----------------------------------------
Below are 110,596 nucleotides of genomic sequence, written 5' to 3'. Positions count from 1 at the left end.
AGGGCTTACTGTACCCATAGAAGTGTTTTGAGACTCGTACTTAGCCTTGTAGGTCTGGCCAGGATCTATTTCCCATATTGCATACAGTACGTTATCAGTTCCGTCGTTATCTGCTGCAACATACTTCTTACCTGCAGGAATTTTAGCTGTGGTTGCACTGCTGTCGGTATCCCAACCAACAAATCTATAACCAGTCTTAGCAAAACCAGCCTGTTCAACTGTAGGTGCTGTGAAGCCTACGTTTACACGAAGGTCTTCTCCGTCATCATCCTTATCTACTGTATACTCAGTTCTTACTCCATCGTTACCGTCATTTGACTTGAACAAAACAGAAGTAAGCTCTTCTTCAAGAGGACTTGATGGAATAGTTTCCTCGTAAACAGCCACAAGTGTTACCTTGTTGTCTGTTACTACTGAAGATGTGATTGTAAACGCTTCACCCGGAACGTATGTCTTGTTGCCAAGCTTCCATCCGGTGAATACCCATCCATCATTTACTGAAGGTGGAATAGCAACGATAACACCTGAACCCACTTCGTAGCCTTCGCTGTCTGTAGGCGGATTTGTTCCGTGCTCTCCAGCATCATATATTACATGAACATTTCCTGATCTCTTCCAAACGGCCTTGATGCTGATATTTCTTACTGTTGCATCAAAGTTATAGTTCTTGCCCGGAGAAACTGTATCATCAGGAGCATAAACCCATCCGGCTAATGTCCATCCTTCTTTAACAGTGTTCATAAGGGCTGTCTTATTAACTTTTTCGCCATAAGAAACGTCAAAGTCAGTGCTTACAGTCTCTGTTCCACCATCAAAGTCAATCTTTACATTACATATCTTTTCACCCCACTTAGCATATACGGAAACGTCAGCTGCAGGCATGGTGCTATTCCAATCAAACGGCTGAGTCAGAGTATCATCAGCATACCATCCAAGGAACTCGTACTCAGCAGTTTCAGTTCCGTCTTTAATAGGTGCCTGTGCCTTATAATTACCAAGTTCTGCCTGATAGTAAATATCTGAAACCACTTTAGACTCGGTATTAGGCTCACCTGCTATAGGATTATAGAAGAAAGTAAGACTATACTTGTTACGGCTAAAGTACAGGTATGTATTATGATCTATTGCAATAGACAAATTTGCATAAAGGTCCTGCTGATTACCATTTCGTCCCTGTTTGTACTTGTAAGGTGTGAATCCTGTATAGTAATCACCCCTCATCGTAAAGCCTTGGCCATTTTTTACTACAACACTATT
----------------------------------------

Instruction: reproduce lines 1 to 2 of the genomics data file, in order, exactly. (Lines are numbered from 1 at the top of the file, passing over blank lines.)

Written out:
Below are 110,596 nucleotides of genomic sequence, written 5' to 3'. Positions count from 1 at the left end.
AGGGCTTACTGTACCCATAGAAGTGTTTTGAGACTCGTACTTAGCCTTGTAGGTCTGGCCAGGATCTATTTCCCATATTGCATACAGTACGTTATCAGTTCCGTCGTTATCTGCTGCAACATACTTCTTACCTGCAGGAATTTTAGCTGTGGTTGCACTGCTGTCGGTATCCCAACCAACAAATCTATAACCAGTCTTAGCAAAACCAGCCTGTTCAACTGTAGGTGCTGTGAAGCCTACGTTTACACGAAGGTCTTCTCCGTCATCATCCTTATCTACTGTATACTCAGTTCTTACTCCATCGTTACCGTCATTTGACTTGAACAAAACAGAAGTAAGCTCTTCTTCAAGAGGACTTGATGGAATAGTTTCCTCGTAAACAGCCACAAGTGTTACCTTGTTGTCTGTTACTACTGAAGATGTGATTGTAAACGCTTCACCCGGAACGTATGTCTTGTTGCCAAGCTTCCATCCGGTGAATACCCATCCATCATTTACTGAAGGTGGAATAGCAACGATAACACCTGAACCCACTTCGTAGCCTTCGCTGTCTGTAGGCGGATTTGTTCCGTGCTCTCCAGCATCATATATTACATGAACATTTCCTGATCTCTTCCAAACGGCCTTGATGCTGATATTTCTTACTGTTGCATCAAAGTTATAGTTCTTGCCCGGAGAAACTGTATCATCAGGAGCATAAACCCATCCGGCTAATGTCCATCCTTCTTTAACAGTGTTCATAAGGGCTGTCTTATTAACTTTTTCGCCATAAGAAACGTCAAAGTCAGTGCTTACAGTCTCTGTTCCACCATCAAAGTCAATCTTTACATTACATATCTTTTCACCCCACTTAGCATATACGGAAACGTCAGCTGCAGGCATGGTGCTATTCCAATCAAACGGCTGAGTCAGAGTATCATCAGCATACCATCCAAGGAACTCGTACTCAGCAGTTTCAGTTCCGTCTTTAATAGGTGCCTGTGCCTTATAATTACCAAGTTCTGCCTGATAGTAAATATCTGAAACCACTTTAGACTCGGTATTAGGCTCACCTGCTATAGGATTATAGAAGAAAGTAAGACTATACTTGTTACGGCTAAAGTACAGGTATGTATTATGATCTATTGCAATAGACAAATTTGCATAAAGGTCCTGCTGATTACCATTTCGTCCCTGTTTGTACTTGTAAGGTGTGAATCCTGTATAGTAATCACCCCTCATCGTAAAGCCTTGGCCATTTTTTACTACAACACTATT